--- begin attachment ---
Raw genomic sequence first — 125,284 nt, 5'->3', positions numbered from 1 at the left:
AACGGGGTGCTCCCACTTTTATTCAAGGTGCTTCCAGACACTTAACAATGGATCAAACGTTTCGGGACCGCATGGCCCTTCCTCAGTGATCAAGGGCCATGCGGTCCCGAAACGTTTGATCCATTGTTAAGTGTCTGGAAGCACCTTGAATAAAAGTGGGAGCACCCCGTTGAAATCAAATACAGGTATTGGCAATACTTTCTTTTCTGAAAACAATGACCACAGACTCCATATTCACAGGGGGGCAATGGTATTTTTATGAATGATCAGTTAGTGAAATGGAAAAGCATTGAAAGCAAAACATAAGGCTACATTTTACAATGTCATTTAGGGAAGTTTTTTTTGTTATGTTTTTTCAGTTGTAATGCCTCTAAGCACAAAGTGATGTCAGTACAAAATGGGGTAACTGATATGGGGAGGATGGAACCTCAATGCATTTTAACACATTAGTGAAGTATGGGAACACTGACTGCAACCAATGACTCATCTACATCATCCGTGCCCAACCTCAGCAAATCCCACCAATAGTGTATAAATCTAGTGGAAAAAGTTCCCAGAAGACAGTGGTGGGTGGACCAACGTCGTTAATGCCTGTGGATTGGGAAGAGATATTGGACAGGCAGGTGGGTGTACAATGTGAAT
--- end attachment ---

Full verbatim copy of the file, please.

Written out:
Raw genomic sequence first — 125,284 nt, 5'->3', positions numbered from 1 at the left:
AACGGGGTGCTCCCACTTTTATTCAAGGTGCTTCCAGACACTTAACAATGGATCAAACGTTTCGGGACCGCATGGCCCTTCCTCAGTGATCAAGGGCCATGCGGTCCCGAAACGTTTGATCCATTGTTAAGTGTCTGGAAGCACCTTGAATAAAAGTGGGAGCACCCCGTTGAAATCAAATACAGGTATTGGCAATACTTTCTTTTCTGAAAACAATGACCACAGACTCCATATTCACAGGGGGGCAATGGTATTTTTATGAATGATCAGTTAGTGAAATGGAAAAGCATTGAAAGCAAAACATAAGGCTACATTTTACAATGTCATTTAGGGAAGTTTTTTTTGTTATGTTTTTTCAGTTGTAATGCCTCTAAGCACAAAGTGATGTCAGTACAAAATGGGGTAACTGATATGGGGAGGATGGAACCTCAATGCATTTTAACACATTAGTGAAGTATGGGAACACTGACTGCAACCAATGACTCATCTACATCATCCGTGCCCAACCTCAGCAAATCCCACCAATAGTGTATAAATCTAGTGGAAAAAGTTCCCAGAAGACAGTGGTGGGTGGACCAACGTCGTTAATGCCTGTGGATTGGGAAGAGATATTGGACAGGCAGGTGGGTGTACAATGTGAAT